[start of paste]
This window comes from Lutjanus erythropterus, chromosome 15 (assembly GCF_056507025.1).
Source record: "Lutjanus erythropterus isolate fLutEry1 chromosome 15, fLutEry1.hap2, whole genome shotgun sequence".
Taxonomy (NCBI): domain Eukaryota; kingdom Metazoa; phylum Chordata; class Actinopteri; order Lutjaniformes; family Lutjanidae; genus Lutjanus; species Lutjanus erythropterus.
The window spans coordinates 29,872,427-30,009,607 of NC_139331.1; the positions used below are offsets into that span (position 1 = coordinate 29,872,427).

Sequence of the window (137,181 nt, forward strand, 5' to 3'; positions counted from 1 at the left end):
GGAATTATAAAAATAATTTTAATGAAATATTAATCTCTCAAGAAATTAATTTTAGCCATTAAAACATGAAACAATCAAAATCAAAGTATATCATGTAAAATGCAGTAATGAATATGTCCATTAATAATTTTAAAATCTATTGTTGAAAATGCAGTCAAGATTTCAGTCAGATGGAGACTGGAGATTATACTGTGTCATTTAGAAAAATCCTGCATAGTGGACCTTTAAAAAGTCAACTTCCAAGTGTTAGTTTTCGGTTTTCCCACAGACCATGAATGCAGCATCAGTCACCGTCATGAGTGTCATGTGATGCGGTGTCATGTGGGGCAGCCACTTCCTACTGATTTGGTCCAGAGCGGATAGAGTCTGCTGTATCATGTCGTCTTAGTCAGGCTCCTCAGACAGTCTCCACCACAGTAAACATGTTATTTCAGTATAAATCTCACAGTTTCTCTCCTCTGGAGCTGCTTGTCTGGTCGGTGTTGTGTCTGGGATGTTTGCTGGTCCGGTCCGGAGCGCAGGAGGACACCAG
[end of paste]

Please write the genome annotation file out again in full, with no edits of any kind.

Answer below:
This window comes from Lutjanus erythropterus, chromosome 15 (assembly GCF_056507025.1).
Source record: "Lutjanus erythropterus isolate fLutEry1 chromosome 15, fLutEry1.hap2, whole genome shotgun sequence".
Taxonomy (NCBI): domain Eukaryota; kingdom Metazoa; phylum Chordata; class Actinopteri; order Lutjaniformes; family Lutjanidae; genus Lutjanus; species Lutjanus erythropterus.
The window spans coordinates 29,872,427-30,009,607 of NC_139331.1; the positions used below are offsets into that span (position 1 = coordinate 29,872,427).

Sequence of the window (137,181 nt, forward strand, 5' to 3'; positions counted from 1 at the left end):
GGAATTATAAAAATAATTTTAATGAAATATTAATCTCTCAAGAAATTAATTTTAGCCATTAAAACATGAAACAATCAAAATCAAAGTATATCATGTAAAATGCAGTAATGAATATGTCCATTAATAATTTTAAAATCTATTGTTGAAAATGCAGTCAAGATTTCAGTCAGATGGAGACTGGAGATTATACTGTGTCATTTAGAAAAATCCTGCATAGTGGACCTTTAAAAAGTCAACTTCCAAGTGTTAGTTTTCGGTTTTCCCACAGACCATGAATGCAGCATCAGTCACCGTCATGAGTGTCATGTGATGCGGTGTCATGTGGGGCAGCCACTTCCTACTGATTTGGTCCAGAGCGGATAGAGTCTGCTGTATCATGTCGTCTTAGTCAGGCTCCTCAGACAGTCTCCACCACAGTAAACATGTTATTTCAGTATAAATCTCACAGTTTCTCTCCTCTGGAGCTGCTTGTCTGGTCGGTGTTGTGTCTGGGATGTTTGCTGGTCCGGTCCGGAGCGCAGGAGGACACCAG